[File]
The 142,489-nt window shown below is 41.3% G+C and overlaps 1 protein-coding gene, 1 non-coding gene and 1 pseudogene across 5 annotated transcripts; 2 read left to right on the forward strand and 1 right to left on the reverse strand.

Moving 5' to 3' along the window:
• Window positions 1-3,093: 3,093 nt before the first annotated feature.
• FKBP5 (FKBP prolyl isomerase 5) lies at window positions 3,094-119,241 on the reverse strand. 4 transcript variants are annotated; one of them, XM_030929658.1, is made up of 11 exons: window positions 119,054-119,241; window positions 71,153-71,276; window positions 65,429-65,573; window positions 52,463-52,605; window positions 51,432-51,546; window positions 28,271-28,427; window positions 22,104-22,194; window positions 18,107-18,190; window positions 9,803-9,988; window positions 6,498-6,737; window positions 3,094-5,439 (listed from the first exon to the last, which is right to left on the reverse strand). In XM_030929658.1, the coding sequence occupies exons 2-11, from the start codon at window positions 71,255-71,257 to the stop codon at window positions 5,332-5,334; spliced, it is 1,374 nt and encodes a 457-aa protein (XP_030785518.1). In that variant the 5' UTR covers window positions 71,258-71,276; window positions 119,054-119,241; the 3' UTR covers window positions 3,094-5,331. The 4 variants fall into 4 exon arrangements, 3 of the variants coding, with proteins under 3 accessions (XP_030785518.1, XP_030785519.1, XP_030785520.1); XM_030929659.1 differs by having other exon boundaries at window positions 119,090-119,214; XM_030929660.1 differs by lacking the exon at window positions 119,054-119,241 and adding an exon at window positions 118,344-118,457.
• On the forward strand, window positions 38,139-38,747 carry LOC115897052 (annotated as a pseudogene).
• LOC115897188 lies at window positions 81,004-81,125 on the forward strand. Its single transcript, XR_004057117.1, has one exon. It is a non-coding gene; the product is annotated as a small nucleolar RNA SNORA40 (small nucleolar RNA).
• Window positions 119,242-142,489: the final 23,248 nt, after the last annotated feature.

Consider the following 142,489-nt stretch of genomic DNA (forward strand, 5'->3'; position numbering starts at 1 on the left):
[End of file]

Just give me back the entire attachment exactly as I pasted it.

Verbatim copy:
The 142,489-nt window shown below is 41.3% G+C and overlaps 1 protein-coding gene, 1 non-coding gene and 1 pseudogene across 5 annotated transcripts; 2 read left to right on the forward strand and 1 right to left on the reverse strand.

Moving 5' to 3' along the window:
• Window positions 1-3,093: 3,093 nt before the first annotated feature.
• FKBP5 (FKBP prolyl isomerase 5) lies at window positions 3,094-119,241 on the reverse strand. 4 transcript variants are annotated; one of them, XM_030929658.1, is made up of 11 exons: window positions 119,054-119,241; window positions 71,153-71,276; window positions 65,429-65,573; window positions 52,463-52,605; window positions 51,432-51,546; window positions 28,271-28,427; window positions 22,104-22,194; window positions 18,107-18,190; window positions 9,803-9,988; window positions 6,498-6,737; window positions 3,094-5,439 (listed from the first exon to the last, which is right to left on the reverse strand). In XM_030929658.1, the coding sequence occupies exons 2-11, from the start codon at window positions 71,255-71,257 to the stop codon at window positions 5,332-5,334; spliced, it is 1,374 nt and encodes a 457-aa protein (XP_030785518.1). In that variant the 5' UTR covers window positions 71,258-71,276; window positions 119,054-119,241; the 3' UTR covers window positions 3,094-5,331. The 4 variants fall into 4 exon arrangements, 3 of the variants coding, with proteins under 3 accessions (XP_030785518.1, XP_030785519.1, XP_030785520.1); XM_030929659.1 differs by having other exon boundaries at window positions 119,090-119,214; XM_030929660.1 differs by lacking the exon at window positions 119,054-119,241 and adding an exon at window positions 118,344-118,457.
• On the forward strand, window positions 38,139-38,747 carry LOC115897052 (annotated as a pseudogene).
• LOC115897188 lies at window positions 81,004-81,125 on the forward strand. Its single transcript, XR_004057117.1, has one exon. It is a non-coding gene; the product is annotated as a small nucleolar RNA SNORA40 (small nucleolar RNA).
• Window positions 119,242-142,489: the final 23,248 nt, after the last annotated feature.

Consider the following 142,489-nt stretch of genomic DNA (forward strand, 5'->3'; position numbering starts at 1 on the left):